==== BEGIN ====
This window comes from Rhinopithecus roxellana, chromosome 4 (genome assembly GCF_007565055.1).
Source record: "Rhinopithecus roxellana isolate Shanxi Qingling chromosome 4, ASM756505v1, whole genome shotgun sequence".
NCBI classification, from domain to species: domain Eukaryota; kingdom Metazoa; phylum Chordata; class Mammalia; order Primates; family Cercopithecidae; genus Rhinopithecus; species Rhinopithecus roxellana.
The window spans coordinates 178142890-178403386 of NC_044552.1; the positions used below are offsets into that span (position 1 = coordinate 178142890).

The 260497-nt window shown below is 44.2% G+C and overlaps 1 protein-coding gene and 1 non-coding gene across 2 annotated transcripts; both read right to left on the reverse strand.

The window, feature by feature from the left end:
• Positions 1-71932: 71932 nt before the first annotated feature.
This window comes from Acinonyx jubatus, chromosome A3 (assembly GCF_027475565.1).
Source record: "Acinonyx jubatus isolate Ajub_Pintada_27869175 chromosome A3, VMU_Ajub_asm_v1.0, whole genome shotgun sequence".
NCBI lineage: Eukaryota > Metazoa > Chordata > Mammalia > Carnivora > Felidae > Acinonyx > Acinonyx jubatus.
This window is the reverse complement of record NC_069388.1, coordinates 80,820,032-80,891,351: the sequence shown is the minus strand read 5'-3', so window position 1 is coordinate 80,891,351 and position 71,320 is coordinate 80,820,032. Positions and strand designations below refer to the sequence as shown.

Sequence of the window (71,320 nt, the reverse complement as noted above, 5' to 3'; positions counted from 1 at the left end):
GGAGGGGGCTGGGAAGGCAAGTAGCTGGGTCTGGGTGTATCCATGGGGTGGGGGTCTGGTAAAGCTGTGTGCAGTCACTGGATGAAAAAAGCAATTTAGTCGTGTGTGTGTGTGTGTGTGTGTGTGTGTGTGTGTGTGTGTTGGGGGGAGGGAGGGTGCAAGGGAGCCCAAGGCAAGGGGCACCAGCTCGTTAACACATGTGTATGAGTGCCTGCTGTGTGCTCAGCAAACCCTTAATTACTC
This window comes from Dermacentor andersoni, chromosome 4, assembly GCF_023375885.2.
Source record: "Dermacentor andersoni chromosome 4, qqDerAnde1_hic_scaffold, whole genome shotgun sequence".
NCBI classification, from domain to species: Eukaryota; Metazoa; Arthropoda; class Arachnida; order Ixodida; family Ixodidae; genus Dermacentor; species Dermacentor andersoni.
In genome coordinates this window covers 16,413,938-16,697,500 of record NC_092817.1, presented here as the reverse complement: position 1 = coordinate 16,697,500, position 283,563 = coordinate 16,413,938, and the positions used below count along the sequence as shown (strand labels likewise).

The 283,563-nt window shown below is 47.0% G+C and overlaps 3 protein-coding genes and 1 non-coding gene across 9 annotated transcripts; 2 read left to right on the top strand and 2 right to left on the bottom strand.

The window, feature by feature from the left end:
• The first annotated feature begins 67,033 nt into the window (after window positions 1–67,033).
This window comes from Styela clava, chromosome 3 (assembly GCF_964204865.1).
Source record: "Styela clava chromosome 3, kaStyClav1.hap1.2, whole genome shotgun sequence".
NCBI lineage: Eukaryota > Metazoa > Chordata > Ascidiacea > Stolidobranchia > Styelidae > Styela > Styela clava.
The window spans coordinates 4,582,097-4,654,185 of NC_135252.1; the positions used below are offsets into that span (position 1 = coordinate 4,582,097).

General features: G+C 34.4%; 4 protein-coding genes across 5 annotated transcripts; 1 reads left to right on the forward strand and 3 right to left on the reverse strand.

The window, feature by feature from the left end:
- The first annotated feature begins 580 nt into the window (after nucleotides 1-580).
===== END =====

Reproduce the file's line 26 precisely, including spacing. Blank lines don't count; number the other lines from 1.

The window, feature by feature from the left end: